Indigenous affairs minister Mal Brough’s plan to impose restrictions designed to stem the flow of alcohol into remote Indigenous communities is all well and good. But the vast majority of communities in the Territory are already dry, for Indigenous folk anyway (see Bob Gosford’s piece from yesterday).

Which is not to say that they are immune from residents arriving back from distant pubs and roadhouses with a bellyful of beer and bad intentions. But it will take some pretty clever legislation to combat this modus operandi.

If Minister Brough is really serious about his pledge, a good start would be to go much closer to the source of the “rivers”. Much of the serious drinking by the serious drinkers – black and white alike — is done in towns like Alice Springs, Tennant Creek and Katherine.

The Central Australian Aboriginal Congress, an Alice Springs-based Indigenous health organisation, does not mince words:

Alcohol supply must be addressed in the regional centres and roadhouses in a decisive manner, and not through incremental reforms. This must include a minimum price benchmark, no “take-aways” on Thursdays and the buy-back of take-away licenses from petrol stations and corner stores.

Alexis Wright’s 1997 book Grog War describes a battle fought by the Aboriginal people of Tennant Creek through their Julalikari Council to impose restrictions on the consumption of alcohol for just one day a week.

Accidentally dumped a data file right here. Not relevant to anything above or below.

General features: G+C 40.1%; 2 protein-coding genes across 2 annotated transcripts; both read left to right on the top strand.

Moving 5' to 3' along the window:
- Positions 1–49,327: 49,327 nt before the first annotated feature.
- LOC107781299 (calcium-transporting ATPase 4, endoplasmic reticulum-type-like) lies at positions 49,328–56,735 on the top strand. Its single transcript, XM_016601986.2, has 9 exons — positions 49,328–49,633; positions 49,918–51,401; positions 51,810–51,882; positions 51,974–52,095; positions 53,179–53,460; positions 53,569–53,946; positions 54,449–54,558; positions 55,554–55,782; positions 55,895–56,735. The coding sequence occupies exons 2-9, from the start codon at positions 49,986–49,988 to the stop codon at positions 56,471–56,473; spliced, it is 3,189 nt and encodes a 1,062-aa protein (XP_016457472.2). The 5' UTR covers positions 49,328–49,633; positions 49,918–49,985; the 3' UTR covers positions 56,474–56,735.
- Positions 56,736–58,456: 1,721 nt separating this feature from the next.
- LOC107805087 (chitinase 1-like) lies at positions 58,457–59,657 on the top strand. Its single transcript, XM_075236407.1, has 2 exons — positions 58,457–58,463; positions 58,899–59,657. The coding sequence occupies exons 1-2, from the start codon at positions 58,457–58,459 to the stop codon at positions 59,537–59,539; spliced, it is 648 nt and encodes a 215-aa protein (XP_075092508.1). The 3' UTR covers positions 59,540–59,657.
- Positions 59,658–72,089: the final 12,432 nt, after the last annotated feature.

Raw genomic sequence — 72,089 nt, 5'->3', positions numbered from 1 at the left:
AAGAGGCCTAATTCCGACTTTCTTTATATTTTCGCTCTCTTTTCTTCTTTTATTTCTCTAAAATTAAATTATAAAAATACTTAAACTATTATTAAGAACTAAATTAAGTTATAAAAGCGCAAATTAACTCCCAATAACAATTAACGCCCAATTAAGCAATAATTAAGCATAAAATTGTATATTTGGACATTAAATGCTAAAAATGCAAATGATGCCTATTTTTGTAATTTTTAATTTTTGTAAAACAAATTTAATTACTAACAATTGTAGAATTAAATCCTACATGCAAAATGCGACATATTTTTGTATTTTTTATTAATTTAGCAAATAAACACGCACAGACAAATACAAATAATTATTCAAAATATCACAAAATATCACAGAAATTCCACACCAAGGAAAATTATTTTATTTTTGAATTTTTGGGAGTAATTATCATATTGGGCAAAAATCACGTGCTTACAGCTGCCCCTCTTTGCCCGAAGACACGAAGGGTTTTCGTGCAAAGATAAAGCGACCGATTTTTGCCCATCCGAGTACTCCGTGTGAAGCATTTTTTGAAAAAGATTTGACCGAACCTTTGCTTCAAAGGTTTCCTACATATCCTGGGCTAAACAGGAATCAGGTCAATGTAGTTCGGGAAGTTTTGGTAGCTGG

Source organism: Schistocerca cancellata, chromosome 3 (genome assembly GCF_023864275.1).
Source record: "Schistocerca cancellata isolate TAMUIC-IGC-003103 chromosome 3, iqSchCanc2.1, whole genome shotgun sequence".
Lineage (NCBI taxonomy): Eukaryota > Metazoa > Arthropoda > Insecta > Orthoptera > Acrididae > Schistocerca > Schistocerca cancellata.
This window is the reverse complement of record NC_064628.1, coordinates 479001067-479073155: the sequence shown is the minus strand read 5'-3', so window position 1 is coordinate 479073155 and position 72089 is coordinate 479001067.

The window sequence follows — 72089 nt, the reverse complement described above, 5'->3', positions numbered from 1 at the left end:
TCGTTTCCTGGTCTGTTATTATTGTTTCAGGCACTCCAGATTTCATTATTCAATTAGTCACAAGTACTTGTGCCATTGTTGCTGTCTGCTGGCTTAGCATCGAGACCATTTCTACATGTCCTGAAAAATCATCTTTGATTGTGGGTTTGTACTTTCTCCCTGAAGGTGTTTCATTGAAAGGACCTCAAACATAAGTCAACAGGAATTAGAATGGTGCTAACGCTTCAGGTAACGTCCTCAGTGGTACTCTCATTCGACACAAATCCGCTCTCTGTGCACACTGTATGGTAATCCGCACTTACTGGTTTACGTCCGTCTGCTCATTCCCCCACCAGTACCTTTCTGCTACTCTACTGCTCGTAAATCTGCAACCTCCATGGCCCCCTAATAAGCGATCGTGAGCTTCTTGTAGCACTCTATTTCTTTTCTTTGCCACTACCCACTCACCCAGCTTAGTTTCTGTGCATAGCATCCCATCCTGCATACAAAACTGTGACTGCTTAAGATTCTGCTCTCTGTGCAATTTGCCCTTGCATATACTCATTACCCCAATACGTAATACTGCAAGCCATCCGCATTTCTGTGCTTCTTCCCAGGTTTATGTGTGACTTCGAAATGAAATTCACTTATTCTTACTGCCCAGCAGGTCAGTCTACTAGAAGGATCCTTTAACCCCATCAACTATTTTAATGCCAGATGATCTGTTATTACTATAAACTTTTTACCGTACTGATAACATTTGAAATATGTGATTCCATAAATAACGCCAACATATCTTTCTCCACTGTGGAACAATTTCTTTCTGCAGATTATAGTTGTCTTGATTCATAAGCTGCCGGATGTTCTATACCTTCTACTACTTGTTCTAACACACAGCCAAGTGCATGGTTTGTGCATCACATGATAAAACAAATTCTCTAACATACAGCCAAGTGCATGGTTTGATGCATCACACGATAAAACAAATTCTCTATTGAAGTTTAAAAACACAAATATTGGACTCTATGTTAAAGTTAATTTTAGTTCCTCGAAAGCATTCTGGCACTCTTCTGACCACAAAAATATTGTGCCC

They eventually overcame the objections of the whitefellas who ran the licensed premises, and a so-called “thirsty Thursday” was introduced. These restrictions have only recently been lifted, a decision that Mr John Boffa from the Alice Springs organisation People’s Alcohol Action Coalition (PAAC) has described as “ill-considered”.

Late last month, Northern Territory Labor member for the seat of Arnhem, Barbara McCarthy, issued a powerful “put up or shut-up” challenge to the Minister’s rhetorical flourishes, suggesting that he ban grog in EVERY outlet across the Northern Territory for six months. 

In this time of “national emergency” a short-term ban on all alcohol sales in the Territory might be just what the doctor ordered. What say you Minister?

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Peter Fray
Peter Fray
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